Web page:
Sixthly, while China, thanks to its $3.51 trillion worth of foreign exchange reserves is investing in a huge way all over the world, particularly in the developing countries, it is not so inclined to do so in India. According to 2016-report, over the past 13 years, 142 Chinese companies have invested a total of $27 billion in India in sectors such as automotive parts and consumer electronics. But, during the same period, 139 Indian companies have invested $12 billion in China, largely in the software and IT services sector.
Viewed thus, in an increasingly unequal relationship with China, does it make any sense for India not to reciprocate the Chinese hostility, at least diplomatically? As it is, in 2003, the then prime minister AB Vajpayee had surrendered the little leverage that India had over Tibet. India had recognised Tibet to be a part of China through the India-China Treaty on Tibet, 1954. Its validity was, however, for eight years. That means that after 1962, India was not bound to regard Tibet as a part of China. The 1988 statement during Rajiv Gandhi’s visit was diplomatically worded in the sense that it talked of Tibet as an autonomous region of China, meaning that India’s view on Tibet could change if Beijing takes away Tibet’s autonomy. But Vajpayee, during his visit to China, agreed unconditionally that “Tibet Autonomous Region (TAR) is part of the territory of the People’s Republic of China (PRC).” And what is more important, such an agreement on Tibet was signed for the first time at the prime ministerial level.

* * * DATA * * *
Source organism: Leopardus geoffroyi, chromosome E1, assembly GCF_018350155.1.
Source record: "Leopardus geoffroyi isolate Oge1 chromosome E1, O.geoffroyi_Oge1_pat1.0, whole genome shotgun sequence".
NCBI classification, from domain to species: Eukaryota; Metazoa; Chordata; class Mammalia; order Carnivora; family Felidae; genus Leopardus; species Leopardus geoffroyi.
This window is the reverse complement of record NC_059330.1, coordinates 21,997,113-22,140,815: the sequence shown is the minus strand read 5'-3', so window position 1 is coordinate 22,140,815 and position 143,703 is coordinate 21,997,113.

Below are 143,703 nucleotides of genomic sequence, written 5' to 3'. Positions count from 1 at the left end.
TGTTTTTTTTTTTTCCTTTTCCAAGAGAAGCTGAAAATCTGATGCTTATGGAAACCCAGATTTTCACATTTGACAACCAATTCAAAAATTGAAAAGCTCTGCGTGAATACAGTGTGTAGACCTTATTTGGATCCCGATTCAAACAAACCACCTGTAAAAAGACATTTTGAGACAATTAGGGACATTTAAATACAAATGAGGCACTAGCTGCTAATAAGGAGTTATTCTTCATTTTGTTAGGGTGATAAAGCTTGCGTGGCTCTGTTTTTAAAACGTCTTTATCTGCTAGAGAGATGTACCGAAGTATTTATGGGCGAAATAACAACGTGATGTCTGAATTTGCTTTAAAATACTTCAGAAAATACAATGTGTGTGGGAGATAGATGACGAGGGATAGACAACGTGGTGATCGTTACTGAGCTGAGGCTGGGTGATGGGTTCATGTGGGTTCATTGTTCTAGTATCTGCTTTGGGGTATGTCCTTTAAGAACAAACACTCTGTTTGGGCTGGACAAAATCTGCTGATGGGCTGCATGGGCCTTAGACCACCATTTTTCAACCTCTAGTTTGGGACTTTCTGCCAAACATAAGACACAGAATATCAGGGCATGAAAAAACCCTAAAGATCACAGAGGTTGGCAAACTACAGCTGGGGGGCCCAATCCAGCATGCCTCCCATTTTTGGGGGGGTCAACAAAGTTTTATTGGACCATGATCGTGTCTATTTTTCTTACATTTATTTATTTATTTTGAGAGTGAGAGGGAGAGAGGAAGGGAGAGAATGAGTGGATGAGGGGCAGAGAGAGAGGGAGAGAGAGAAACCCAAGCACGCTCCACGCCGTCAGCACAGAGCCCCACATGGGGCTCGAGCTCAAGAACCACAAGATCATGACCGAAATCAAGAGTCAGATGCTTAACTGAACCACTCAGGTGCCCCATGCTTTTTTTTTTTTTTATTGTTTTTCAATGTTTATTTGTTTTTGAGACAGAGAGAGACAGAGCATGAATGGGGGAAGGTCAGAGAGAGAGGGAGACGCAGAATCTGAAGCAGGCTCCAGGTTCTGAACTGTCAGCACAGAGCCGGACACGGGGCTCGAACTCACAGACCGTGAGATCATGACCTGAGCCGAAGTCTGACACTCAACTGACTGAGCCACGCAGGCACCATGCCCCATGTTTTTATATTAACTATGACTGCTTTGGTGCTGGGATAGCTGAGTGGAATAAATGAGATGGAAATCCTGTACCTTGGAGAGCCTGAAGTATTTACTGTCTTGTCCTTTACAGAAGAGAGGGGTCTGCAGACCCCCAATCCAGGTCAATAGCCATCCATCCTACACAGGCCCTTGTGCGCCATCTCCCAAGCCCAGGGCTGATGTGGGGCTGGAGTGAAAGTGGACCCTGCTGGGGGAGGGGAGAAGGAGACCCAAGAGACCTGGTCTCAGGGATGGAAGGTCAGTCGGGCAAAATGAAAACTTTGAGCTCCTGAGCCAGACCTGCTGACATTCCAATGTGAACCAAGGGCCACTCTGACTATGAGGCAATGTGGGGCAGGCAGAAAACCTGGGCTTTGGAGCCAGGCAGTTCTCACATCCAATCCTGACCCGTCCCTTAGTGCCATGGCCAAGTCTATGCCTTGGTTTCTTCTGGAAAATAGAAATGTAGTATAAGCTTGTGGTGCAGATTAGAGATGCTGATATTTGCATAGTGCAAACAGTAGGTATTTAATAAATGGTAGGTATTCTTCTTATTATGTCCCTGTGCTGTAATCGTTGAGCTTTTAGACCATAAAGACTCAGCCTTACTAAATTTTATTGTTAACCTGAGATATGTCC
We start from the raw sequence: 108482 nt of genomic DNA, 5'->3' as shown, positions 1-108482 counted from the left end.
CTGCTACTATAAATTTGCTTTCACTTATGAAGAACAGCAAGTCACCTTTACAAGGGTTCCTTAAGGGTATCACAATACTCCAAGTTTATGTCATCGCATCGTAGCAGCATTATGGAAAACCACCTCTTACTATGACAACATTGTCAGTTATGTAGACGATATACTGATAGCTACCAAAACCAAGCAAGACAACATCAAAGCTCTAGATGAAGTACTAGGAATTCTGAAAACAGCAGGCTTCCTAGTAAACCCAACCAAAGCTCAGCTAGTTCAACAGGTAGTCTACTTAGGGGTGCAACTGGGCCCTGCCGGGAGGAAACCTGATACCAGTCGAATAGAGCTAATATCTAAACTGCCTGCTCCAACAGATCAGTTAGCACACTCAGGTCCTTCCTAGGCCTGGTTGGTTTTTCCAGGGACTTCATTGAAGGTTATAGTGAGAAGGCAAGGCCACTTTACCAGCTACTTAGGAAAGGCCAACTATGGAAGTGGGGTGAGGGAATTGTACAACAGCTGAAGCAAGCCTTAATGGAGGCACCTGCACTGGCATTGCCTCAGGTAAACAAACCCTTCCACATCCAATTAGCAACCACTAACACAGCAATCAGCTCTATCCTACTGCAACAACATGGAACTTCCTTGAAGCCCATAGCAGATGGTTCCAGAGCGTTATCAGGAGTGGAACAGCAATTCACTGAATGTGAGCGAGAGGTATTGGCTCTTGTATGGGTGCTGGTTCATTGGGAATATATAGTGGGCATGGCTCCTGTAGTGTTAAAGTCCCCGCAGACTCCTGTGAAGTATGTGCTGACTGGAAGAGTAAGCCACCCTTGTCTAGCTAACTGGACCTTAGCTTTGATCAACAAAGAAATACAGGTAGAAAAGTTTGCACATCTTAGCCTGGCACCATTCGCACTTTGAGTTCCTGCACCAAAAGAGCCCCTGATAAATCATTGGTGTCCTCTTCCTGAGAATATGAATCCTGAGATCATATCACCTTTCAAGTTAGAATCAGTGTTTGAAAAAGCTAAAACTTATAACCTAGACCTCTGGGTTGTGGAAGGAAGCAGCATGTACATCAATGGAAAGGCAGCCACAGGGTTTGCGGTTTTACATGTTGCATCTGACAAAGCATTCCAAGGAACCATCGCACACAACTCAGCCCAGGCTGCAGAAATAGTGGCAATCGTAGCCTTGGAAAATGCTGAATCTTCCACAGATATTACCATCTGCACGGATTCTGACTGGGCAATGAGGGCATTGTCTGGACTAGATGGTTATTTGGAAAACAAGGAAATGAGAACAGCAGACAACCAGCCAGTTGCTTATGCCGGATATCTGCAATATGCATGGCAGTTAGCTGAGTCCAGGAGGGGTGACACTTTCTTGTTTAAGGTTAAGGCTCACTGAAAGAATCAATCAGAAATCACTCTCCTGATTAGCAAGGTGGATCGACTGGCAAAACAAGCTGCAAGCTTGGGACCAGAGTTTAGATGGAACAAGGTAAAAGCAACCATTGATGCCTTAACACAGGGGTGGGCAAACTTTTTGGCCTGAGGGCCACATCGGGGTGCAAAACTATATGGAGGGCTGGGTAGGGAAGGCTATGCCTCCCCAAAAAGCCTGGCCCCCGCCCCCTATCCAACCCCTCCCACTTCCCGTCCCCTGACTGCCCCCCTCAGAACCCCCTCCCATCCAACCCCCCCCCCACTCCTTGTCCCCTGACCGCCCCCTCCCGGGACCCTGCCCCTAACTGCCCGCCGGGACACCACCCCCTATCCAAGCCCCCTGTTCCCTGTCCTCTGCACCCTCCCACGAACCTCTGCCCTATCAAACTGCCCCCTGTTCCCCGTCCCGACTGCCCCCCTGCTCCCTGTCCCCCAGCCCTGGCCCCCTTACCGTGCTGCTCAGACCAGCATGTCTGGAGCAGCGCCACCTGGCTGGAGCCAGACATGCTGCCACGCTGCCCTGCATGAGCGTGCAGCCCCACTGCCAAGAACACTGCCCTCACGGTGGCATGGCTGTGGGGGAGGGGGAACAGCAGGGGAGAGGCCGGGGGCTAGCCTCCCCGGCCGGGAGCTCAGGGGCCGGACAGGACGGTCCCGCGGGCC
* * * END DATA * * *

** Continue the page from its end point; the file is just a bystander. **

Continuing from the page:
How India should deal with a hostile China? Some time ago, I had argued in this forum that “Gandhism” could be a diplomatic tool. I will repeat the same even today. The main component of rising Chinese power is its economic strength, particularly its foreign exchange reserve, that is, dollars. And this, the Chinese have earned through export of their goods, which they produce cheaply by their cheap labour, in markets all over the world. So let us adopt the Gandhian tool of boycott of the Chinese goods in India. Let us pledge ourselves not to buy Chinese goods. It will have a salutary impact on the Chinese rulers.
Now, of course, one will add to this strategy another diplomatic tool — renaming Shantipath as the Dalai Lama Road — as suggested by my neighbour.